By Lee Epstein
From Louis Brandeis to Robert Bork to Clarence Thomas, the nomination of federal judges has generated extreme political clash. With the arriving retirement of 1 or extra ideal courtroom Justices--and threats to filibuster reduce courtroom judges--the choice method might be, once more, the heart of red-hot partisan debate. In recommendation and Consent, top criminal students, Lee Epstein and Jeffrey A. Segal, provide a quick, illuminating Baedeker to this hugely vital method, discussing every thing from constitutional historical past, to an important variations within the nomination of judges and justices, to the function of the Judiciary Committee in vetting nominees. Epstein and Segal make clear the function performed by way of the media, by way of the yank Bar organization, and by means of certain curiosity teams (whose efforts helped defeat pass judgement on Bork). although it's always assumed that political clashes over nominees are a brand new phenomenon, the authors argue that the appointment of justices and judges has continuously been a hugely contentious process--one mostly pushed through ideological and partisan matters. The reader discovers how presidents and the senate have attempted to remake the bench, starting from FDR's debatable "court packing" scheme to the Senate's production in 1978 of 35 new appellate and 117 district courtroom judgeships, permitting the Democrats to form the judiciary for years. The authors finish with attainable "reforms," from the so-called nuclear alternative, wherein a majority of the Senate may perhaps vote to ban filibusters, to the much more dramatic advice that Congress get rid of a judge's existence tenure both via time period limits or obligatory retirement. With key appointments looming at the horizon, suggestion and Consent offers every thing involved voters want to know to appreciate the partisan rows that encompass the judicial nominating method.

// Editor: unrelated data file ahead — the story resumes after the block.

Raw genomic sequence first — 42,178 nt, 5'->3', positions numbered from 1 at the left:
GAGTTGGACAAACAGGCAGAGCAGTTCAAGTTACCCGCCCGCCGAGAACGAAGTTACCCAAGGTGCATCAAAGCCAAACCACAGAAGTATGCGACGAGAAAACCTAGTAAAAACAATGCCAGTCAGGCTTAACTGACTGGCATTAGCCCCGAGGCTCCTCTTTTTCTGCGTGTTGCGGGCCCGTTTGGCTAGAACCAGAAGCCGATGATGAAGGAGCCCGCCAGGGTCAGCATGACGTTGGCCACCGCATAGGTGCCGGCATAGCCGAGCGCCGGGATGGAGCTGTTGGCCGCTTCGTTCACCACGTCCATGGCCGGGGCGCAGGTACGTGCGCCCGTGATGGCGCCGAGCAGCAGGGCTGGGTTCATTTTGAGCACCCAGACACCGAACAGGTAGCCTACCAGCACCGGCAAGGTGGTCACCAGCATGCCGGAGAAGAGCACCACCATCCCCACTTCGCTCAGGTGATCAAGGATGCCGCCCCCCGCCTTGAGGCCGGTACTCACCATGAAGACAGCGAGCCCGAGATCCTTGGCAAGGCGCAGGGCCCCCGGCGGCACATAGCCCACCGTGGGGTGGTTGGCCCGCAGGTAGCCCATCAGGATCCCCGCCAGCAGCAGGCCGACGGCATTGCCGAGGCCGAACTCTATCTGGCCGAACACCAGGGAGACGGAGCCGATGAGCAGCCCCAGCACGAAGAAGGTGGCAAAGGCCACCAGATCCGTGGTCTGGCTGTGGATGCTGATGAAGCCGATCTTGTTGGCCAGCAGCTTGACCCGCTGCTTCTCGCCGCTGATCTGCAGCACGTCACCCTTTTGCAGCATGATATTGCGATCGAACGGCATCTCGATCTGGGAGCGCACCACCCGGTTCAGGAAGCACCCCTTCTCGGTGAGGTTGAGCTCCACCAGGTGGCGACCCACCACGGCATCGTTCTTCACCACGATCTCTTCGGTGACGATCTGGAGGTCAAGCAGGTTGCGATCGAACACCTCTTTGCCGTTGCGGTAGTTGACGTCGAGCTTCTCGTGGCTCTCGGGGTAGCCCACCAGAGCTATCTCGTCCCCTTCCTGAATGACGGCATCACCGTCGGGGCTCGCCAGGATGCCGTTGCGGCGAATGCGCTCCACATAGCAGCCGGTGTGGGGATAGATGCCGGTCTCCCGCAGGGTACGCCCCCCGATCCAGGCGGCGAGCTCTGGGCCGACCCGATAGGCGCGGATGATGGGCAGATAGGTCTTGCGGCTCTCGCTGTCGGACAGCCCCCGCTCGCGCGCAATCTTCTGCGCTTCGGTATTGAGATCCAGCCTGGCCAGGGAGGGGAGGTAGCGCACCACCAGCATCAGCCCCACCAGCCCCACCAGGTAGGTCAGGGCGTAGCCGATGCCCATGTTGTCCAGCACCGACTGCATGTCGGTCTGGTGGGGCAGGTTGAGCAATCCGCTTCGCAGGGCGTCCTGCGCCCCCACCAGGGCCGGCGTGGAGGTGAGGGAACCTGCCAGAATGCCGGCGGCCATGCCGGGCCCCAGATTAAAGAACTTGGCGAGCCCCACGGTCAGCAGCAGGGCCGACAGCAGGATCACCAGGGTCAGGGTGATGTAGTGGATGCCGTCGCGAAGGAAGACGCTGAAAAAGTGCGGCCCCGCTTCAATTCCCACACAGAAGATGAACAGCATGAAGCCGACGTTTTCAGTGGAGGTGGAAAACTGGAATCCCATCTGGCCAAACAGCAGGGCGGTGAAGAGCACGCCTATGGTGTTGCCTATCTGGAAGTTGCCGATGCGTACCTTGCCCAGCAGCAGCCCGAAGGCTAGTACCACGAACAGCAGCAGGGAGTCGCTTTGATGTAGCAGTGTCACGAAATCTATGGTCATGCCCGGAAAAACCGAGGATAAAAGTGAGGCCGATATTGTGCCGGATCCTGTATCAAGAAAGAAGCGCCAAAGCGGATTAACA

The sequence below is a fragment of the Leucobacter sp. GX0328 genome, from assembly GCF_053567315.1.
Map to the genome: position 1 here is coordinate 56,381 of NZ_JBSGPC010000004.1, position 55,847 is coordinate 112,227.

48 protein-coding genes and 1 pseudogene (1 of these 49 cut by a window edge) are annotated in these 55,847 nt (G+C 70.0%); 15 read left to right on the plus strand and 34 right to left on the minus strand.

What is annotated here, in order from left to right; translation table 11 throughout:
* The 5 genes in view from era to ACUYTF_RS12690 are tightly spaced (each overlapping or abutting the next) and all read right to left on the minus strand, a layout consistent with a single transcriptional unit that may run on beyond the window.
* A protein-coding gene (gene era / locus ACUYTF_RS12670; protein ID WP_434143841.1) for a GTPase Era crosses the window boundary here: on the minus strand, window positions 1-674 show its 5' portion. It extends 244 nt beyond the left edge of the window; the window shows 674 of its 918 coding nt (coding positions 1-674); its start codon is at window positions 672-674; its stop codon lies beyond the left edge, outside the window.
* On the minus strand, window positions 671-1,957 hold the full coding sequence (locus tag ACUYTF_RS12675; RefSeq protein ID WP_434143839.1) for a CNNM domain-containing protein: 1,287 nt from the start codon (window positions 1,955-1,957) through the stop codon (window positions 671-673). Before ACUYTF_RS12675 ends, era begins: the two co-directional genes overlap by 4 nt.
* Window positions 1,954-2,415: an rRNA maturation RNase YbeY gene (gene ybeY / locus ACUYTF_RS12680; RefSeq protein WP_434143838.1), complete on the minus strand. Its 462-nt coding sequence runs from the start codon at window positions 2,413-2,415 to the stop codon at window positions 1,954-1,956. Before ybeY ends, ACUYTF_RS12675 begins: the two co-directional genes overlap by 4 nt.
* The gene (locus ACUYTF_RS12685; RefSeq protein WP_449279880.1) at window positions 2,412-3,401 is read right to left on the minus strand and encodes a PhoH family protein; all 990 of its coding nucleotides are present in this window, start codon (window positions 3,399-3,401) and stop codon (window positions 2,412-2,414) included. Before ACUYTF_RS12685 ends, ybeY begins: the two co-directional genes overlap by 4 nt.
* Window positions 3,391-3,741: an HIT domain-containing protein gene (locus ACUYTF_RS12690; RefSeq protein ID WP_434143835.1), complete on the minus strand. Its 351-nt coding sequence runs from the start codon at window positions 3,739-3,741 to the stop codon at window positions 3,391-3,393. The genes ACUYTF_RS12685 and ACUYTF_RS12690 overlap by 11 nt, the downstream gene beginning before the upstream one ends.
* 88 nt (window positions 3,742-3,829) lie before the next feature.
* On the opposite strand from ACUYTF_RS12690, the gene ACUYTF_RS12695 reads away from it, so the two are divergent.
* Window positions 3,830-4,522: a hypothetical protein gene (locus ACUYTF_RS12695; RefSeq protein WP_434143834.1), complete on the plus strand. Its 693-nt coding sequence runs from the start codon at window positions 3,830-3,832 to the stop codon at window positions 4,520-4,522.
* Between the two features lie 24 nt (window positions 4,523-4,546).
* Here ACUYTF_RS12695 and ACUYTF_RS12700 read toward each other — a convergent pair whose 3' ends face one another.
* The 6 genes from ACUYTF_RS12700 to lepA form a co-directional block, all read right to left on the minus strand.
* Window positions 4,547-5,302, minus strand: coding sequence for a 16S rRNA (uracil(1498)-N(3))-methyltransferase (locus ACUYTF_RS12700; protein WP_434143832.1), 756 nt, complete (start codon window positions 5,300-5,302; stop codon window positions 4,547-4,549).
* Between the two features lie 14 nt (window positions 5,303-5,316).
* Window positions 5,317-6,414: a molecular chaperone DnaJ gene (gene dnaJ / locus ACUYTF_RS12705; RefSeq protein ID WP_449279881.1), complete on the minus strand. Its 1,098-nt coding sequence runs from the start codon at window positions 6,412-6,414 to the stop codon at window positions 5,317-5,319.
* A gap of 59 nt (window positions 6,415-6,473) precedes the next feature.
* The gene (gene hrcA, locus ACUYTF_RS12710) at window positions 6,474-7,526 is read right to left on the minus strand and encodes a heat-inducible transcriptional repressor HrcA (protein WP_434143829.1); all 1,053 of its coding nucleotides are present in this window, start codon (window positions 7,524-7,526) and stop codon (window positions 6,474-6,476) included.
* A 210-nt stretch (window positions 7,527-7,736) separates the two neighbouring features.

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Extra resources for Advice and Consent: The Politics of Judicial Appointments
Byron White (1962–1993) Just six months after Clinton’s inauguration, the Democrat White retired. He had long said he wanted to leave the bench when a Democrat occupied the White House. Harry A. Blackmun (1970–1994) Though appointed by Nixon, Blackmun moved increasingly to the left during his years on the Court. Wanting to ensure that his replacement would also be a liberal, he waited until a Democrat won the presidency. Sandra Day O’Connor (1981–2005) The press reported that O’Connor was disappointed when she thought Al Gore won the presidential election of 2000.
More likely, contemporary victims of impeachment have committed serious ethical or legal transgressions. Paul N. ) made this very point in a speech responding to then-Representative Gerald Ford’s call for the impeachment of Douglas. “The bulk [of impeachments concern] . . judicial misconduct, with scattered instances of non-judicial behavior,” Representative McCloskey said. “In all cases . . 1). 1 When Politics Can Be Deadly: Departures from the Bench in Some Other Countries To say that political considerations may drive departures from the bench is not to equate American practice with norms in other societies.
Unlike judicial salaries, which the Constitution prohibits legislators from decreasing, retirement benefits are subject to adjustment—and adjust Congress has done. Prior to 1869, the legislature made no allowance for pensions. When judges and justices died or resigned, they ceased receiving any salary from the federal government. Not surprisingly, horror stories abound of nineteenth-century judges remaining in their jobs well after their mental capacities and health had long diminished. ” Surely among the one-third was Justice Robert Grier (1846–1870), who, at seventy-five years of age in 1869, was just barely hanging on.